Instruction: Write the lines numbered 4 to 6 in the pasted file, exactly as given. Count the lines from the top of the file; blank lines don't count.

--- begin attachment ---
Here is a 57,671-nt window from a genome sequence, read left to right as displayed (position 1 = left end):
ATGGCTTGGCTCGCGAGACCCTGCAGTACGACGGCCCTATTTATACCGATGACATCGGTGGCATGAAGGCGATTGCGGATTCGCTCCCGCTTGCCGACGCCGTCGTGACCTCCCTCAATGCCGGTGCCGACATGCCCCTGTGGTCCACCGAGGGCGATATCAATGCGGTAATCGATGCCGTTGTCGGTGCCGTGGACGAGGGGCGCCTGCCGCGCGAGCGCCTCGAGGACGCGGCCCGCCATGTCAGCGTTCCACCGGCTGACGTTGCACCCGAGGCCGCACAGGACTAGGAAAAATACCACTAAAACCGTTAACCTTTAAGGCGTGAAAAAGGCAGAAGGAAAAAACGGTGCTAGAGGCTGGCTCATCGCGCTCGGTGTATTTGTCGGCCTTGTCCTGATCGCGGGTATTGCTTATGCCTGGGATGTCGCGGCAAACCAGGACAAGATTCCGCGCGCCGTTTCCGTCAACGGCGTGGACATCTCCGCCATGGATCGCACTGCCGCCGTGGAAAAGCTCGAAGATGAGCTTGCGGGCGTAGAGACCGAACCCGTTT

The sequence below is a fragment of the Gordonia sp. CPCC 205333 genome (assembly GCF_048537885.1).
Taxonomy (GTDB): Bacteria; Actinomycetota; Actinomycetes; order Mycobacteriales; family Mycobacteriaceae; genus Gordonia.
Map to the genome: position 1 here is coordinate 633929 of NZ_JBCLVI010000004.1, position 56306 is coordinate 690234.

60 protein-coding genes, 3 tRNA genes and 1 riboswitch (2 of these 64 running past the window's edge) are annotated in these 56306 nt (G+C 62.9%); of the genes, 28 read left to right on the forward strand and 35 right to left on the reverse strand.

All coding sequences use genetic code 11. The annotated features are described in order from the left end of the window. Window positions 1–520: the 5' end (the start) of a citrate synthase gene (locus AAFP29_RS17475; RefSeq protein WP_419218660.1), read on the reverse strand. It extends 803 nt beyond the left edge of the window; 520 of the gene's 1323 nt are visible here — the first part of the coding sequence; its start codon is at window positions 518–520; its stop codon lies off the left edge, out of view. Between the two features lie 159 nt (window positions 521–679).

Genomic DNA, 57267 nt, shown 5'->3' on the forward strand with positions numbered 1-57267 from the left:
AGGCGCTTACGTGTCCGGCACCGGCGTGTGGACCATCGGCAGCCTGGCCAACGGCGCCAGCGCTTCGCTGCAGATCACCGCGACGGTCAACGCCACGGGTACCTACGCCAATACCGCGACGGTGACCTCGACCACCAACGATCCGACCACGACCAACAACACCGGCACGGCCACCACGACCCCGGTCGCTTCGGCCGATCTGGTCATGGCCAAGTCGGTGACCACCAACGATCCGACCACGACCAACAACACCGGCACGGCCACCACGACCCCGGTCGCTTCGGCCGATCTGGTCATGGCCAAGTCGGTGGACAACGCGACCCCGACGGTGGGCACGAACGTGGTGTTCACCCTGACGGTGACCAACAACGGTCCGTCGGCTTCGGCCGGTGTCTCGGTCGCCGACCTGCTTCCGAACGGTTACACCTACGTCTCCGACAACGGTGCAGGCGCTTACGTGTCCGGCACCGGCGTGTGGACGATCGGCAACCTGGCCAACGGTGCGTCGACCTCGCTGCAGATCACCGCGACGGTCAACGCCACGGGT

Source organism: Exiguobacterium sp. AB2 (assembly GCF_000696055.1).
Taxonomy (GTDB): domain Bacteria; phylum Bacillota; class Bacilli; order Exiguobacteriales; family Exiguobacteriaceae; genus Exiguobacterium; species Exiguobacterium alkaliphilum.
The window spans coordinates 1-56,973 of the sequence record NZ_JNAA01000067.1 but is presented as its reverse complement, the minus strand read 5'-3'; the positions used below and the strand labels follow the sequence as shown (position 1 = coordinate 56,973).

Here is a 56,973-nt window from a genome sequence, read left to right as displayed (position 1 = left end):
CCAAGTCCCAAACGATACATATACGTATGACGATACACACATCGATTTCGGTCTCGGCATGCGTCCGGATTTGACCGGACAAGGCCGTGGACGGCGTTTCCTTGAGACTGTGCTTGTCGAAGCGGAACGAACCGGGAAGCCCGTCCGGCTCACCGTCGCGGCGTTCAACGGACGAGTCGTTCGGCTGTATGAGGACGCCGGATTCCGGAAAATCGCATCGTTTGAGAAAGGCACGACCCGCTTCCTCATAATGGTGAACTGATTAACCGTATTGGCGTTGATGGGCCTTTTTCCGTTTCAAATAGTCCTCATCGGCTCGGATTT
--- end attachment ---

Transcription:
Taxonomy (GTDB): Bacteria; Actinomycetota; Actinomycetes; order Mycobacteriales; family Mycobacteriaceae; genus Gordonia.
Map to the genome: position 1 here is coordinate 633929 of NZ_JBCLVI010000004.1, position 56306 is coordinate 690234.

60 protein-coding genes, 3 tRNA genes and 1 riboswitch (2 of these 64 running past the window's edge) are annotated in these 56306 nt (G+C 62.9%); of the genes, 28 read left to right on the forward strand and 35 right to left on the reverse strand.